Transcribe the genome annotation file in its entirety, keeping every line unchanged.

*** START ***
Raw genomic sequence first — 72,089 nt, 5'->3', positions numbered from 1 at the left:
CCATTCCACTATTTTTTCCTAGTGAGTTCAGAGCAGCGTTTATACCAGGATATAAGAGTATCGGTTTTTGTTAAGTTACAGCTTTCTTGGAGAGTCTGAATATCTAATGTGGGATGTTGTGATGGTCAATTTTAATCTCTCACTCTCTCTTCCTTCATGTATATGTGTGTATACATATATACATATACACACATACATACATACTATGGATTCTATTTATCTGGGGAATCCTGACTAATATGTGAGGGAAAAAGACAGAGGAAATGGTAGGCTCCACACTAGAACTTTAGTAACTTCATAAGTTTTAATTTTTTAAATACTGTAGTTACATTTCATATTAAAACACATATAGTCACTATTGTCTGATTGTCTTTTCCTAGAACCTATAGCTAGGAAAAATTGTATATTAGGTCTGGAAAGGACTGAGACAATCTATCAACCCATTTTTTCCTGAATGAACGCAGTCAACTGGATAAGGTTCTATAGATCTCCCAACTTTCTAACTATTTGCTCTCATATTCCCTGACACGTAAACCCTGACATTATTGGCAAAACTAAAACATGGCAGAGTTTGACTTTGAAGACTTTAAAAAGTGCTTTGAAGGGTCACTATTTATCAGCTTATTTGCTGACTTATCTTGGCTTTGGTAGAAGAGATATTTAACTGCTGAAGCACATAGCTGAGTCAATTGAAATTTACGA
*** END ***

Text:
Raw genomic sequence first — 72,089 nt, 5'->3', positions numbered from 1 at the left:
CCATTCCACTATTTTTTCCTAGTGAGTTCAGAGCAGCGTTTATACCAGGATATAAGAGTATCGGTTTTTGTTAAGTTACAGCTTTCTTGGAGAGTCTGAATATCTAATGTGGGATGTTGTGATGGTCAATTTTAATCTCTCACTCTCTCTTCCTTCATGTATATGTGTGTATACATATATACATATACACACATACATACATACTATGGATTCTATTTATCTGGGGAATCCTGACTAATATGTGAGGGAAAAAGACAGAGGAAATGGTAGGCTCCACACTAGAACTTTAGTAACTTCATAAGTTTTAATTTTTTAAATACTGTAGTTACATTTCATATTAAAACACATATAGTCACTATTGTCTGATTGTCTTTTCCTAGAACCTATAGCTAGGAAAAATTGTATATTAGGTCTGGAAAGGACTGAGACAATCTATCAACCCATTTTTTCCTGAATGAACGCAGTCAACTGGATAAGGTTCTATAGATCTCCCAACTTTCTAACTATTTGCTCTCATATTCCCTGACACGTAAACCCTGACATTATTGGCAAAACTAAAACATGGCAGAGTTTGACTTTGAAGACTTTAAAAAGTGCTTTGAAGGGTCACTATTTATCAGCTTATTTGCTGACTTATCTTGGCTTTGGTAGAAGAGATATTTAACTGCTGAAGCACATAGCTGAGTCAATTGAAATTTACGA